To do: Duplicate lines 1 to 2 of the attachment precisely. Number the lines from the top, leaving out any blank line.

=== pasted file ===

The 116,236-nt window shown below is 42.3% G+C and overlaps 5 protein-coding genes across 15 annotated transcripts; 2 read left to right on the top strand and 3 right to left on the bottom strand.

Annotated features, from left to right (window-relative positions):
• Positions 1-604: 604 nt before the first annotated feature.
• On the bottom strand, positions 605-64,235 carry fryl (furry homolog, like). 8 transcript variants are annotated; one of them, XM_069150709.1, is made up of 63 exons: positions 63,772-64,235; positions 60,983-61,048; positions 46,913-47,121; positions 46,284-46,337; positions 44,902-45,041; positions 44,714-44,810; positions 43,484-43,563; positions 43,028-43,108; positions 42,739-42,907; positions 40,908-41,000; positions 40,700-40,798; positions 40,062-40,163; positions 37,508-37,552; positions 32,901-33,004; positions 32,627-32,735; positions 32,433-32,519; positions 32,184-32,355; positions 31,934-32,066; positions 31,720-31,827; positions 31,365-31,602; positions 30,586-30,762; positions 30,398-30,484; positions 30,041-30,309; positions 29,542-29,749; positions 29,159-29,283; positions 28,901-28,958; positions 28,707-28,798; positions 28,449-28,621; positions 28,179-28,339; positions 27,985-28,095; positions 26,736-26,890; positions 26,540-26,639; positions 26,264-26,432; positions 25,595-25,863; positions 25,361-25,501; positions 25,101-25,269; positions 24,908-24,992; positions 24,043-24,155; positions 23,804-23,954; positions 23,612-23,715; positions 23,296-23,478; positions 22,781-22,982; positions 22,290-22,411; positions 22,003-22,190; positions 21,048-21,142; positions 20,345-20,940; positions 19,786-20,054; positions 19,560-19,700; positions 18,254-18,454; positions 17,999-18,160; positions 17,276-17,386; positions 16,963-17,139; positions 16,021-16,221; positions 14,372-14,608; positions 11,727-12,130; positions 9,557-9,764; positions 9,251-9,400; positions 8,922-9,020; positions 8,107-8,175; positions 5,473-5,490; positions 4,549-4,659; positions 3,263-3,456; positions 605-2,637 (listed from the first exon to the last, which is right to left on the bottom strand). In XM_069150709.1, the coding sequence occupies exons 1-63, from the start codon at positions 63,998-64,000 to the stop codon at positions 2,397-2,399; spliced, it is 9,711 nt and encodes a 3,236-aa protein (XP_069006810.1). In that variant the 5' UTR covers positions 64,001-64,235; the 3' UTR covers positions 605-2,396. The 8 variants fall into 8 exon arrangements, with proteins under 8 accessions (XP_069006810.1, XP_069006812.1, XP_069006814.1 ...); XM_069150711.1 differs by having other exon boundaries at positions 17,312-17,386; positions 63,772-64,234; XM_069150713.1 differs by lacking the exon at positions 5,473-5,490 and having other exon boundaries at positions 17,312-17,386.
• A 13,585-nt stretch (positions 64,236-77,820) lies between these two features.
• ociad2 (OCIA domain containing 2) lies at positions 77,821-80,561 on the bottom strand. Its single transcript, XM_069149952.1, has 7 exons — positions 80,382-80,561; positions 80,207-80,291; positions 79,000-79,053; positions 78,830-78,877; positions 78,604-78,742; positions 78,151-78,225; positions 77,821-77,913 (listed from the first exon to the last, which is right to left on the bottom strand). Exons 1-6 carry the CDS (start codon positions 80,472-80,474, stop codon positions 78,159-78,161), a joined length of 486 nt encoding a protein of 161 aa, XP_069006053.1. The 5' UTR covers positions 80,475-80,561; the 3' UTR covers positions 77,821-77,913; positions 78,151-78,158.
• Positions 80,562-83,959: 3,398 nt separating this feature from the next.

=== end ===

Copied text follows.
The 116,236-nt window shown below is 42.3% G+C and overlaps 5 protein-coding genes across 15 annotated transcripts; 2 read left to right on the top strand and 3 right to left on the bottom strand.

Annotated features, from left to right (window-relative positions):